Failure to Use Your Contract
Contracts document expectations. While often crafted in language more suited to the courtroom than the meeting room, failing to use the contract to spell out specific regulatory and quality expectations is a typical pitfall when dealing with suppliers.
The best way I’ve seen to avoid this relies upon use of contract addendums such as Service Level Agreements (SLAs) and technical or quality agreements. The contract should reference these, which then allows you and the supplier to update them as time goes on without having to redo the contract itself. In essence, you are creating a mini-master services agreement.
One added bonus of this approach is the elimination of “under the table” expectations. Placing expectations into addendums allows both parties the chance to adhere to both the letter and the spirit of the agreement.
Overlooking the Business Culture
The business culture of suppliers involved in your new product development efforts or to whom you outsource services such as clinical site management or complaint handling, is particularly important.
You need to be comfortable with their philosophy and management style. It doesn’t necessarily need to be identical to yours, but it should be compatible. Test this by providing some sample situations based on those you’ve faced and ask how they might respond.
Ignoring Other Opinions
The last pitfall to avoid is ignoring the “facts,” such as they may be. Previous warning letters from regulatory agencies, audit findings (like 483s), regulatory inspection summaries, third party certifications or accreditations, and even awards are all documents to examine.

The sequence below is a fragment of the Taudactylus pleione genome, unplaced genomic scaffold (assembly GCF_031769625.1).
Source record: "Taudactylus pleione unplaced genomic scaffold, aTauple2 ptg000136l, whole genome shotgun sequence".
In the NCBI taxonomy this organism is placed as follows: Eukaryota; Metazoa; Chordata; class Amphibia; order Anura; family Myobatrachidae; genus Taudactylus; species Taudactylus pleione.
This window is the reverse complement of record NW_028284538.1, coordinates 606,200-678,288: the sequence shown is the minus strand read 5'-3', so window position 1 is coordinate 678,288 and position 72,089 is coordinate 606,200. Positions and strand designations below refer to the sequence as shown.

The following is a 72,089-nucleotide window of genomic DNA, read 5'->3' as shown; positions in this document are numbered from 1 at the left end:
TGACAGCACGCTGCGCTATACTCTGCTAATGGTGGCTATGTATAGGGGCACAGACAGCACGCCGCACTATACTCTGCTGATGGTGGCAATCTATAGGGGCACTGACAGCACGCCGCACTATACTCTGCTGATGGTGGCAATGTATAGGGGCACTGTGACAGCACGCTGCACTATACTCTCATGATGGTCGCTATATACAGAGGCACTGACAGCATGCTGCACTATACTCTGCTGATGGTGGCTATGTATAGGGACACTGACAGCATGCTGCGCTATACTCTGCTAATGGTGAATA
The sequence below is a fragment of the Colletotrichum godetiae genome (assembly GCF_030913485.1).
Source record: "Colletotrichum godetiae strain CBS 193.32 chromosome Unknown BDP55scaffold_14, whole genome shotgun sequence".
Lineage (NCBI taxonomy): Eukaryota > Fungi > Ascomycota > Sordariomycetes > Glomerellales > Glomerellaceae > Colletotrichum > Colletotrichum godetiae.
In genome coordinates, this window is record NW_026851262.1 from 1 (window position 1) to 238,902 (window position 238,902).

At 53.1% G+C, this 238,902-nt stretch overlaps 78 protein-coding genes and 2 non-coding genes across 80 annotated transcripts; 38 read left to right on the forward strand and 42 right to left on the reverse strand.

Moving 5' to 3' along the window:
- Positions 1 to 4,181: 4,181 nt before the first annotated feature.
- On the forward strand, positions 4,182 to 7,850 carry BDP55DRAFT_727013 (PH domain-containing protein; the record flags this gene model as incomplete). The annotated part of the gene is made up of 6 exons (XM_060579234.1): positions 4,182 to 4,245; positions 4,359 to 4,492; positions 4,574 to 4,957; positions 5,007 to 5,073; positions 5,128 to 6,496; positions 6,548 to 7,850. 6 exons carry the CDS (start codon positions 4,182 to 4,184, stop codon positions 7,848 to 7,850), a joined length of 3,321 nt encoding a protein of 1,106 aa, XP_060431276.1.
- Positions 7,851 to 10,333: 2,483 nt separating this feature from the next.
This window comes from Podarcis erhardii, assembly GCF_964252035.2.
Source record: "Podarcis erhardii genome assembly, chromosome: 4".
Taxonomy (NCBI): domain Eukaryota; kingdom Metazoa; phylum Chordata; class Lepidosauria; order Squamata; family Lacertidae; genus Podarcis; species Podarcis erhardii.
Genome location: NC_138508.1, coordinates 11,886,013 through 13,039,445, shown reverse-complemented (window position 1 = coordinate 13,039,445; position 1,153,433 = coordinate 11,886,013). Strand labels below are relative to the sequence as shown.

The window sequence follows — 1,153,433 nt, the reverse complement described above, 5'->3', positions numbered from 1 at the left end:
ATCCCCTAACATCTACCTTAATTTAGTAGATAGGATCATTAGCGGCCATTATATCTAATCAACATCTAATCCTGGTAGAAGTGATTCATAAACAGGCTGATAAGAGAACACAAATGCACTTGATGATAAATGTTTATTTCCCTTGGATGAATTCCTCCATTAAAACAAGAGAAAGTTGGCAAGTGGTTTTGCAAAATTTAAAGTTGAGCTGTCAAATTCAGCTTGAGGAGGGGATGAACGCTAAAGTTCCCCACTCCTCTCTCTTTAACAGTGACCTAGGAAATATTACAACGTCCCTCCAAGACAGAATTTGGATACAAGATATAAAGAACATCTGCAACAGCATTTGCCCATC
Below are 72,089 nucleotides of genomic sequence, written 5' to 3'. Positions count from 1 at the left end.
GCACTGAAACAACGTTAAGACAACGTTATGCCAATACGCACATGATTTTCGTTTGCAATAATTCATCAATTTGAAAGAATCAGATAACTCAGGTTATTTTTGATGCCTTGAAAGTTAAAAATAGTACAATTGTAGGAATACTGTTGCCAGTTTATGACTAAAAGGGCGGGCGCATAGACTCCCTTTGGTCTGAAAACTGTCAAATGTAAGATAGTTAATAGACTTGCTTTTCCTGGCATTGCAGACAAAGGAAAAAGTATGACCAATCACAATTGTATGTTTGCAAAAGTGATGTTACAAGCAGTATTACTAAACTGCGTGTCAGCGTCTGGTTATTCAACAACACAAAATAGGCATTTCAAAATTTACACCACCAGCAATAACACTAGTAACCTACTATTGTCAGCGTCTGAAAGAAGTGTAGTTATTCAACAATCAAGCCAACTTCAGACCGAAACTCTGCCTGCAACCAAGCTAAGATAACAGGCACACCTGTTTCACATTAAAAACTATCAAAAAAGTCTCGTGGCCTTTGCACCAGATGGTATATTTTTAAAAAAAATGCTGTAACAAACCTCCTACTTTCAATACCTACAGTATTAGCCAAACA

For critical suppliers, I advise my clients to also scan the supplier’s known customers, particularly those closest in business-type to my clients. What 483 audit findings have a supplier’s customers received? Are those related to the services or materials provided by the supplier?
This is the information to also document in your due diligence reports. Your goal, at minimum for critical suppliers, is to make sure you have identified all potential risks of dealing with your suppliers so you can then take the appropriate steps to control and mitigate. Examining the impacts of a supplier on its customers is an important piece of that puzzle.
In our global world of multinational companies and virtual startups, patients and regulators alike are less and less tolerant of executives who simply cannot seem to learn lessons over and over. If you’ve struggled with managing your suppliers, make the time to learn from the mistakes presented in this article. Compounding one failure after another is not a sign of good leadership or competent compliance.
Are you ready?
About the Author
John Avellanet is a former Fortune 50 subsidiary C-level medical device and biotechnology executive where he created, developed and ran his firm’s Records Management and IT departments. In 2006, he co-founded his private consulting firm, Cerulean Associates LLC (www.ceruleanllc.com).